These forests have numerous U.S. Forest Service roads already earmarked for closure, which would still take place. Some forest service roads would remain intact — the only ones that would allow mountain bikes and motorized vehicles. However, hikers might have longer walks into the wilderness from where they can park vehicles.
As part of the 130,000 acres are five segments of land totaling about 20,000 acres targeted to become “preserves.” In these areas, if the private owners were to sell to the federal government, the government would manage the land in a manner less restrictive than as an official wilderness.
About 400 Olympic Peninsula residents from various groups made the original proposal. So far, the original proposal has been trimmed after some initial feedback by the tribes and other agencies and groups, said Kristine Reeves, Kitsap and Olympic Peninsula director on Murray’s staff.
At the Big Bend on Hood Canal near Shelton, snaggle-nosed chum salmon take over the fishing spotlight about this time each year. Between the Coho and winter steelhead runs, I can report the Chum have arrived right on time.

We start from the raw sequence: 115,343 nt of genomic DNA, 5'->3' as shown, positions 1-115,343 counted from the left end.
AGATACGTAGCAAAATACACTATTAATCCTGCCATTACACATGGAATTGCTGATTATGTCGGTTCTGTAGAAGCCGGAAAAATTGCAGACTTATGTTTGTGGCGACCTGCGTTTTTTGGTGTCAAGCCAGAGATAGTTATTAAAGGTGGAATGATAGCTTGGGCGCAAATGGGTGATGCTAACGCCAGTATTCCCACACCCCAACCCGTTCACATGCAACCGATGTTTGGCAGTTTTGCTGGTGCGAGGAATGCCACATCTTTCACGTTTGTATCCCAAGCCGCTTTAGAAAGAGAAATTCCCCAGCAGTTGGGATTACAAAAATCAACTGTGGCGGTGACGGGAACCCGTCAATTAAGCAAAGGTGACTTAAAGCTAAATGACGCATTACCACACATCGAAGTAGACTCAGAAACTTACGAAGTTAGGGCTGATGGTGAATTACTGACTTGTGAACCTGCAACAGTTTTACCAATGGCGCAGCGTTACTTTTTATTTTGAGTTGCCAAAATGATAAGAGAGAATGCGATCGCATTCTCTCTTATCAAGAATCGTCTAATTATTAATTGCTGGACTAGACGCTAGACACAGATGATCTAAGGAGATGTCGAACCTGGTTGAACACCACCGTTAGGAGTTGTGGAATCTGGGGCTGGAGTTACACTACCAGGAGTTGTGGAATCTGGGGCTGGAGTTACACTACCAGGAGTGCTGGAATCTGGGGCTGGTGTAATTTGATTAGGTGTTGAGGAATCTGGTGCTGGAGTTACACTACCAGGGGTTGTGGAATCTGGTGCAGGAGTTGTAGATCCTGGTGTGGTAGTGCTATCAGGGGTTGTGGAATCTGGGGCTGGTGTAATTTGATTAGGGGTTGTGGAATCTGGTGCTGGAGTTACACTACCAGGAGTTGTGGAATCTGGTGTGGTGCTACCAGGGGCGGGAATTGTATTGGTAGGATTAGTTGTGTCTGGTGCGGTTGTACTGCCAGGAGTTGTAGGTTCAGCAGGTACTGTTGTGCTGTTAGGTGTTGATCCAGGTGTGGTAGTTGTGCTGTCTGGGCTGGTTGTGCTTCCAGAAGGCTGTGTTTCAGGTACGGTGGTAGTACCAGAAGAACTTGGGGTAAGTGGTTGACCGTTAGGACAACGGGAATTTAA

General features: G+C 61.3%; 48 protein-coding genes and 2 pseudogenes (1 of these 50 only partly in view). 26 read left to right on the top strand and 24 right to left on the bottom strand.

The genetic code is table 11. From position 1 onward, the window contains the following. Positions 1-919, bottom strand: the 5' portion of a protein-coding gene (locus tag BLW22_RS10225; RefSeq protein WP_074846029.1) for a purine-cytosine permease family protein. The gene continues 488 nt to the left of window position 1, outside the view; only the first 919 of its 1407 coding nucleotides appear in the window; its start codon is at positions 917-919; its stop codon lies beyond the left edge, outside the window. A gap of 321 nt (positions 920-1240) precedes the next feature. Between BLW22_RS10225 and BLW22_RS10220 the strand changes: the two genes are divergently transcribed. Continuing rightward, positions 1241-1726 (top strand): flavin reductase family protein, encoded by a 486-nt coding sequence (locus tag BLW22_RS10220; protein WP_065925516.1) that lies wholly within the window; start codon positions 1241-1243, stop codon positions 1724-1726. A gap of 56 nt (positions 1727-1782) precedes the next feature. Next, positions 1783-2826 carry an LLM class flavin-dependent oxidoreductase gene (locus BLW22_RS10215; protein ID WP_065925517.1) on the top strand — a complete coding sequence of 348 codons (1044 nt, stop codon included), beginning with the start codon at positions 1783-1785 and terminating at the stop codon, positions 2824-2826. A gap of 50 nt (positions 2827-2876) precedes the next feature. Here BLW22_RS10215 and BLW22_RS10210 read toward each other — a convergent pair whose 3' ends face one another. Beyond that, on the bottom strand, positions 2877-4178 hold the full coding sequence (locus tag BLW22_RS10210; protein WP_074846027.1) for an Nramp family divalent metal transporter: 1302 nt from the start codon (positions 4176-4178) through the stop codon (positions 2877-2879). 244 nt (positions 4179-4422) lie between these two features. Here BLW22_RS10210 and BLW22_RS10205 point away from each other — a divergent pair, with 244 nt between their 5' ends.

State Fish and Wildlife Department checked at the Hoodsport Hatchery on Hood Canal one day last week and counted 23 beach fishermen with 76 chums. That’s hard-to-beat salmon fishing, particularly considering you don’t need a boat. These fish are in good shape and plentiful but they won’t stay that way very long.
The tribal beach fishery started on the Olympic Peninsula Nov. 14, according to a state spokesman at the hatchery, running Monday, Wednesday and Friday at least through the end of the month. Sport fishing is concentrated along the hatchery stream channel, using steelhead-type gear, and since it’s necessary to keep firm control of hooked fish, thicker line is better than light. Fly fishermen score as well, working surrounding water.
This area of Hood Canal also has a handicapped fishing platform for wheelchair-bound anglers, best at high tide. Call the hatchery’s recorded fishing line for current conditions, at 360-877-5222.